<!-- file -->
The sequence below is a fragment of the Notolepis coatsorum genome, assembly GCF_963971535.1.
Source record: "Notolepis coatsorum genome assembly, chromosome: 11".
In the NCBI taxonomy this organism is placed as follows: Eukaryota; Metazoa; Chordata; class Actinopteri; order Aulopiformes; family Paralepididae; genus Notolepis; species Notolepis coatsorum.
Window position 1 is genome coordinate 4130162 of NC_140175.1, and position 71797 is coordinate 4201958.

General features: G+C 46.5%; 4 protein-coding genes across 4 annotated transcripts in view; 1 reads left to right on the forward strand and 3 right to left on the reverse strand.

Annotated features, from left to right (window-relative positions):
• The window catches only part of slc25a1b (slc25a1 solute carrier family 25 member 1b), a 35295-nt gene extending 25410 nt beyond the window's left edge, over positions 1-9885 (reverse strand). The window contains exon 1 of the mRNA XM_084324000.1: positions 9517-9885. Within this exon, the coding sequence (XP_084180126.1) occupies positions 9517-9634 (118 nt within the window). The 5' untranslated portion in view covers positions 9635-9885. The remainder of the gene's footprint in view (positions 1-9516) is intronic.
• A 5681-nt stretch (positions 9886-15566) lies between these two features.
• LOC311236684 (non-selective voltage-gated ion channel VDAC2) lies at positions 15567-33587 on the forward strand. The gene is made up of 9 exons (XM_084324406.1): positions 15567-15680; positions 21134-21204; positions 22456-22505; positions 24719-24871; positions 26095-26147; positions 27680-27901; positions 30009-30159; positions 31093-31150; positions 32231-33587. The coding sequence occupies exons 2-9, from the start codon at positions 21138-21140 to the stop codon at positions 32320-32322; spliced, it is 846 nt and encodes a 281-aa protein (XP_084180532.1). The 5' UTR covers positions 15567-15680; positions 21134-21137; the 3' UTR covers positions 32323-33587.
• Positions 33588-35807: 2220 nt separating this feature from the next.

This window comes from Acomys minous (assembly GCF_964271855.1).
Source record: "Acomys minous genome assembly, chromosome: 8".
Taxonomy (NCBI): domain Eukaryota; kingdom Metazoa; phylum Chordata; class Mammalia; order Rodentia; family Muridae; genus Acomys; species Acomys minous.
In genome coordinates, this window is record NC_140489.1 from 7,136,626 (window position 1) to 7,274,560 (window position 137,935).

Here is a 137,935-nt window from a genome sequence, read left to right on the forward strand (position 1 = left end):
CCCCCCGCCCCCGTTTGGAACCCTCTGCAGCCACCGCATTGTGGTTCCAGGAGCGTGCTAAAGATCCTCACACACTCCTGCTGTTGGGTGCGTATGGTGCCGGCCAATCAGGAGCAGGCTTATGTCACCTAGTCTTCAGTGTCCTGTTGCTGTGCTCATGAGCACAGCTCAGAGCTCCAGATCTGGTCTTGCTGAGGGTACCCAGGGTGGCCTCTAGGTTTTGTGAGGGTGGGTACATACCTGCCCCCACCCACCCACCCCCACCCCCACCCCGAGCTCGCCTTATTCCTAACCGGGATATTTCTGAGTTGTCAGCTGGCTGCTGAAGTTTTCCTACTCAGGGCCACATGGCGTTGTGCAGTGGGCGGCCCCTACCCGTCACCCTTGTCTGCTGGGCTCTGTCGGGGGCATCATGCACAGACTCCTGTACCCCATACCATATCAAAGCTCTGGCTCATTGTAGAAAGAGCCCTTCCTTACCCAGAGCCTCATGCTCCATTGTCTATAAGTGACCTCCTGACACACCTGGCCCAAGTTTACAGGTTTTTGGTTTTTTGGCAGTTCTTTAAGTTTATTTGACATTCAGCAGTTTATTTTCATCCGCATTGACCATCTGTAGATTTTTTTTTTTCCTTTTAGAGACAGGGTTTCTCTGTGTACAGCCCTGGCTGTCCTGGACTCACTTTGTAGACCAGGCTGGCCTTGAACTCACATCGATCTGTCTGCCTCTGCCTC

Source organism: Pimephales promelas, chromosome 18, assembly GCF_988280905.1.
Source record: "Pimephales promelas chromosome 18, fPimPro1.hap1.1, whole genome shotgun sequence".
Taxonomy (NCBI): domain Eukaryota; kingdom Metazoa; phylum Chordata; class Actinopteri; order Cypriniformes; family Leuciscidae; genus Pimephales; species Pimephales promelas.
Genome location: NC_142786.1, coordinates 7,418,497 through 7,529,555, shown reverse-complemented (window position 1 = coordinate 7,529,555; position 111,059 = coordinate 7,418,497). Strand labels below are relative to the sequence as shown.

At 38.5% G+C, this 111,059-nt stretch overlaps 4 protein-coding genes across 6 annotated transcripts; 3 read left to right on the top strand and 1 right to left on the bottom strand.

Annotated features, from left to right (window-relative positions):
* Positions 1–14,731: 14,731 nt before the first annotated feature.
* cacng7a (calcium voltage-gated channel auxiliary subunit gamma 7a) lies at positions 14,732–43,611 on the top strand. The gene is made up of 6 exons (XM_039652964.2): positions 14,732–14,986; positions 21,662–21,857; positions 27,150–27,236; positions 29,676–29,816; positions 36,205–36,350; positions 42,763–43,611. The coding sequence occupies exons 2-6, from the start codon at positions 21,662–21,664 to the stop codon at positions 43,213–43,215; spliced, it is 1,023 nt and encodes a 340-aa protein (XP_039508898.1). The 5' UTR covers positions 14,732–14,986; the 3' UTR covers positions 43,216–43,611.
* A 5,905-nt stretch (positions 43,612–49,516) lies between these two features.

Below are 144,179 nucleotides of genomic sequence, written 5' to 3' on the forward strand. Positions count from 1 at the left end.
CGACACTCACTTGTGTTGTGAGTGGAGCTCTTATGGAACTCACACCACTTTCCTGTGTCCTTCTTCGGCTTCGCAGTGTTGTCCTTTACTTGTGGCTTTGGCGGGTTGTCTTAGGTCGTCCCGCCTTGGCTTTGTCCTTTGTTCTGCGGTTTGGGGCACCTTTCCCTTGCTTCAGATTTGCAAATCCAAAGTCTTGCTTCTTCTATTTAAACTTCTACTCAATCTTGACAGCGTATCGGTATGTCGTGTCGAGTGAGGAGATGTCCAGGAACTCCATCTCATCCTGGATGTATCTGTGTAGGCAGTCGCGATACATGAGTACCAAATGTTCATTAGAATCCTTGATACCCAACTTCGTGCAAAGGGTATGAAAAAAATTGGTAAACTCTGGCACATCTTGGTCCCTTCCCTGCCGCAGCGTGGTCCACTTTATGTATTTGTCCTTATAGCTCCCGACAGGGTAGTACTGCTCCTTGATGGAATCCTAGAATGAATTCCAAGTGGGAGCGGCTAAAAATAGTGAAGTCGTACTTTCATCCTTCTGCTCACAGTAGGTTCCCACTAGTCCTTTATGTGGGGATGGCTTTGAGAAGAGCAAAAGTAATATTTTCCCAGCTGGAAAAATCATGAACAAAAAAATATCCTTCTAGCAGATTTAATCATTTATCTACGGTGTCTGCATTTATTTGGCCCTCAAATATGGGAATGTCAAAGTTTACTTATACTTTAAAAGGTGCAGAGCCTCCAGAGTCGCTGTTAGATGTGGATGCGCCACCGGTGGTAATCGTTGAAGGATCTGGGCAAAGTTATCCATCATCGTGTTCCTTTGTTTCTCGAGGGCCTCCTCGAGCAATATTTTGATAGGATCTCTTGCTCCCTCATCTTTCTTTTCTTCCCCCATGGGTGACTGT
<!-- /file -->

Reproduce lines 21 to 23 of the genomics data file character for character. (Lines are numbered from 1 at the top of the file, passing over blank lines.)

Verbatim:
At 38.5% G+C, this 111,059-nt stretch overlaps 4 protein-coding genes across 6 annotated transcripts; 3 read left to right on the top strand and 1 right to left on the bottom strand.

Annotated features, from left to right (window-relative positions):
* Positions 1–14,731: 14,731 nt before the first annotated feature.